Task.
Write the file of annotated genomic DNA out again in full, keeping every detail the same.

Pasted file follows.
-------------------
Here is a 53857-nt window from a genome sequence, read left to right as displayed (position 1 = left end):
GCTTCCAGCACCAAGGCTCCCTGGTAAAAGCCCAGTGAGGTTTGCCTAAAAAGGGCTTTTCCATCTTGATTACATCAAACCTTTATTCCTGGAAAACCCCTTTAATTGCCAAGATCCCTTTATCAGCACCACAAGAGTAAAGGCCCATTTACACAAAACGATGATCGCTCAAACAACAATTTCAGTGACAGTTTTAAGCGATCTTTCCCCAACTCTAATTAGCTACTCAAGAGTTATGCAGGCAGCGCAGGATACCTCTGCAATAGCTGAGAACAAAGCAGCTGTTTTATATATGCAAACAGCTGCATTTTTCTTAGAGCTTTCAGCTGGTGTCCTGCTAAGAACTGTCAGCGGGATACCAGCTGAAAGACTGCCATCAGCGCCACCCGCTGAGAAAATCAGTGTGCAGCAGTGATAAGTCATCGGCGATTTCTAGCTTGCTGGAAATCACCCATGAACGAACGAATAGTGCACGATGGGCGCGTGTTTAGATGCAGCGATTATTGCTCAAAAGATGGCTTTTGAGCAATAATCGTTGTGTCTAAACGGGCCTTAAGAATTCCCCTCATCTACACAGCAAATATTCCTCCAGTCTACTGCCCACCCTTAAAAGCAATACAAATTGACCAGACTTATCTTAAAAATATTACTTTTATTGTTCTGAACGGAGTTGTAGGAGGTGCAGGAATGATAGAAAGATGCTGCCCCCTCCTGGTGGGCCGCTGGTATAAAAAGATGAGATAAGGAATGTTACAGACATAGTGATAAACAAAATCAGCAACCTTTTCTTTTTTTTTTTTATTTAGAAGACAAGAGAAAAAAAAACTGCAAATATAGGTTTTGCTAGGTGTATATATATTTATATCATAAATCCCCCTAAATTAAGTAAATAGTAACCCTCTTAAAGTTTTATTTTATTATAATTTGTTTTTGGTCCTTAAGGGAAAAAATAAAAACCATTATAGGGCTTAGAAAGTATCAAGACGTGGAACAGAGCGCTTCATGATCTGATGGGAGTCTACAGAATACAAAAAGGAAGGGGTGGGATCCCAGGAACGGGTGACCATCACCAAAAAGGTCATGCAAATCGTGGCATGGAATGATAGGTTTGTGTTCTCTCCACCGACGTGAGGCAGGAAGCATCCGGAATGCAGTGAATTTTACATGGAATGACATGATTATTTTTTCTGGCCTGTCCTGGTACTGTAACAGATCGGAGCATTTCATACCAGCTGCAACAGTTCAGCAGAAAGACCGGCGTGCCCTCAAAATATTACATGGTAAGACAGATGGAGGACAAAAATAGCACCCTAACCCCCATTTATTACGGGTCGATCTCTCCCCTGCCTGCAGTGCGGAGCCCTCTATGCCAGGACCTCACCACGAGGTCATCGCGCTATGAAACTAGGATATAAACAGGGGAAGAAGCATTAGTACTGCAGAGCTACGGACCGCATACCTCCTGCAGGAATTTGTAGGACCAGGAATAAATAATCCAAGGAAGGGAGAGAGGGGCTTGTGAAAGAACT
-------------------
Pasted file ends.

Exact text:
Here is a 53857-nt window from a genome sequence, read left to right as displayed (position 1 = left end):
GCTTCCAGCACCAAGGCTCCCTGGTAAAAGCCCAGTGAGGTTTGCCTAAAAAGGGCTTTTCCATCTTGATTACATCAAACCTTTATTCCTGGAAAACCCCTTTAATTGCCAAGATCCCTTTATCAGCACCACAAGAGTAAAGGCCCATTTACACAAAACGATGATCGCTCAAACAACAATTTCAGTGACAGTTTTAAGCGATCTTTCCCCAACTCTAATTAGCTACTCAAGAGTTATGCAGGCAGCGCAGGATACCTCTGCAATAGCTGAGAACAAAGCAGCTGTTTTATATATGCAAACAGCTGCATTTTTCTTAGAGCTTTCAGCTGGTGTCCTGCTAAGAACTGTCAGCGGGATACCAGCTGAAAGACTGCCATCAGCGCCACCCGCTGAGAAAATCAGTGTGCAGCAGTGATAAGTCATCGGCGATTTCTAGCTTGCTGGAAATCACCCATGAACGAACGAATAGTGCACGATGGGCGCGTGTTTAGATGCAGCGATTATTGCTCAAAAGATGGCTTTTGAGCAATAATCGTTGTGTCTAAACGGGCCTTAAGAATTCCCCTCATCTACACAGCAAATATTCCTCCAGTCTACTGCCCACCCTTAAAAGCAATACAAATTGACCAGACTTATCTTAAAAATATTACTTTTATTGTTCTGAACGGAGTTGTAGGAGGTGCAGGAATGATAGAAAGATGCTGCCCCCTCCTGGTGGGCCGCTGGTATAAAAAGATGAGATAAGGAATGTTACAGACATAGTGATAAACAAAATCAGCAACCTTTTCTTTTTTTTTTTTATTTAGAAGACAAGAGAAAAAAAAACTGCAAATATAGGTTTTGCTAGGTGTATATATATTTATATCATAAATCCCCCTAAATTAAGTAAATAGTAACCCTCTTAAAGTTTTATTTTATTATAATTTGTTTTTGGTCCTTAAGGGAAAAAATAAAAACCATTATAGGGCTTAGAAAGTATCAAGACGTGGAACAGAGCGCTTCATGATCTGATGGGAGTCTACAGAATACAAAAAGGAAGGGGTGGGATCCCAGGAACGGGTGACCATCACCAAAAAGGTCATGCAAATCGTGGCATGGAATGATAGGTTTGTGTTCTCTCCACCGACGTGAGGCAGGAAGCATCCGGAATGCAGTGAATTTTACATGGAATGACATGATTATTTTTTCTGGCCTGTCCTGGTACTGTAACAGATCGGAGCATTTCATACCAGCTGCAACAGTTCAGCAGAAAGACCGGCGTGCCCTCAAAATATTACATGGTAAGACAGATGGAGGACAAAAATAGCACCCTAACCCCCATTTATTACGGGTCGATCTCTCCCCTGCCTGCAGTGCGGAGCCCTCTATGCCAGGACCTCACCACGAGGTCATCGCGCTATGAAACTAGGATATAAACAGGGGAAGAAGCATTAGTACTGCAGAGCTACGGACCGCATACCTCCTGCAGGAATTTGTAGGACCAGGAATAAATAATCCAAGGAAGGGAGAGAGGGGCTTGTGAAAGAACT